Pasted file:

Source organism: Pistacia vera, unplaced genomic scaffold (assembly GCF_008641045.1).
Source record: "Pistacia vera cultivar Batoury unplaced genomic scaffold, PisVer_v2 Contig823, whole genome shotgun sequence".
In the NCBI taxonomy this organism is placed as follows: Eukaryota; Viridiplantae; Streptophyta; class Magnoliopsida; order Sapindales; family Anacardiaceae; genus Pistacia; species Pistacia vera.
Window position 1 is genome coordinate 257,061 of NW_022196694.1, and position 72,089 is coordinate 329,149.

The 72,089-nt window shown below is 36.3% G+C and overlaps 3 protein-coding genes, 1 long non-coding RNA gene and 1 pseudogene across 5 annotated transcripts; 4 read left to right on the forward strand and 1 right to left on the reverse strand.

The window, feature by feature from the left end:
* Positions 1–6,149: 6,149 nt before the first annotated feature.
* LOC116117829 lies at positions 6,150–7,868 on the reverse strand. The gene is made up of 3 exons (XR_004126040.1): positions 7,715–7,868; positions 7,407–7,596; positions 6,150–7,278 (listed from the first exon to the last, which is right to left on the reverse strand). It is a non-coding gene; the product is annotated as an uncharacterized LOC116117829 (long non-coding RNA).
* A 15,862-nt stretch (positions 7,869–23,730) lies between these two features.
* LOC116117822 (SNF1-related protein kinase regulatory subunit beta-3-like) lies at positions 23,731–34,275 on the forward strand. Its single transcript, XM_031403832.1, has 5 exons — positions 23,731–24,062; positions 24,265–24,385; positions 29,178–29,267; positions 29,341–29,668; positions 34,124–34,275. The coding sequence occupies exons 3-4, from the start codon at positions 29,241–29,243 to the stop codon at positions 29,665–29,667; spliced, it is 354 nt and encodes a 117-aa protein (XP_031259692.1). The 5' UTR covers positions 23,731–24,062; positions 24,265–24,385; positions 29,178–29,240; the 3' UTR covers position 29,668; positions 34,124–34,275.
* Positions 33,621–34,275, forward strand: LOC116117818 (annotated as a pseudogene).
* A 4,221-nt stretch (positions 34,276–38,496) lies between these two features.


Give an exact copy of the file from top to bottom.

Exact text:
Source organism: Pistacia vera, unplaced genomic scaffold (assembly GCF_008641045.1).
Source record: "Pistacia vera cultivar Batoury unplaced genomic scaffold, PisVer_v2 Contig823, whole genome shotgun sequence".
In the NCBI taxonomy this organism is placed as follows: Eukaryota; Viridiplantae; Streptophyta; class Magnoliopsida; order Sapindales; family Anacardiaceae; genus Pistacia; species Pistacia vera.
Window position 1 is genome coordinate 257,061 of NW_022196694.1, and position 72,089 is coordinate 329,149.

The 72,089-nt window shown below is 36.3% G+C and overlaps 3 protein-coding genes, 1 long non-coding RNA gene and 1 pseudogene across 5 annotated transcripts; 4 read left to right on the forward strand and 1 right to left on the reverse strand.

The window, feature by feature from the left end:
* Positions 1–6,149: 6,149 nt before the first annotated feature.
* LOC116117829 lies at positions 6,150–7,868 on the reverse strand. The gene is made up of 3 exons (XR_004126040.1): positions 7,715–7,868; positions 7,407–7,596; positions 6,150–7,278 (listed from the first exon to the last, which is right to left on the reverse strand). It is a non-coding gene; the product is annotated as an uncharacterized LOC116117829 (long non-coding RNA).
* A 15,862-nt stretch (positions 7,869–23,730) lies between these two features.
* LOC116117822 (SNF1-related protein kinase regulatory subunit beta-3-like) lies at positions 23,731–34,275 on the forward strand. Its single transcript, XM_031403832.1, has 5 exons — positions 23,731–24,062; positions 24,265–24,385; positions 29,178–29,267; positions 29,341–29,668; positions 34,124–34,275. The coding sequence occupies exons 3-4, from the start codon at positions 29,241–29,243 to the stop codon at positions 29,665–29,667; spliced, it is 354 nt and encodes a 117-aa protein (XP_031259692.1). The 5' UTR covers positions 23,731–24,062; positions 24,265–24,385; positions 29,178–29,240; the 3' UTR covers position 29,668; positions 34,124–34,275.
* Positions 33,621–34,275, forward strand: LOC116117818 (annotated as a pseudogene).
* A 4,221-nt stretch (positions 34,276–38,496) lies between these two features.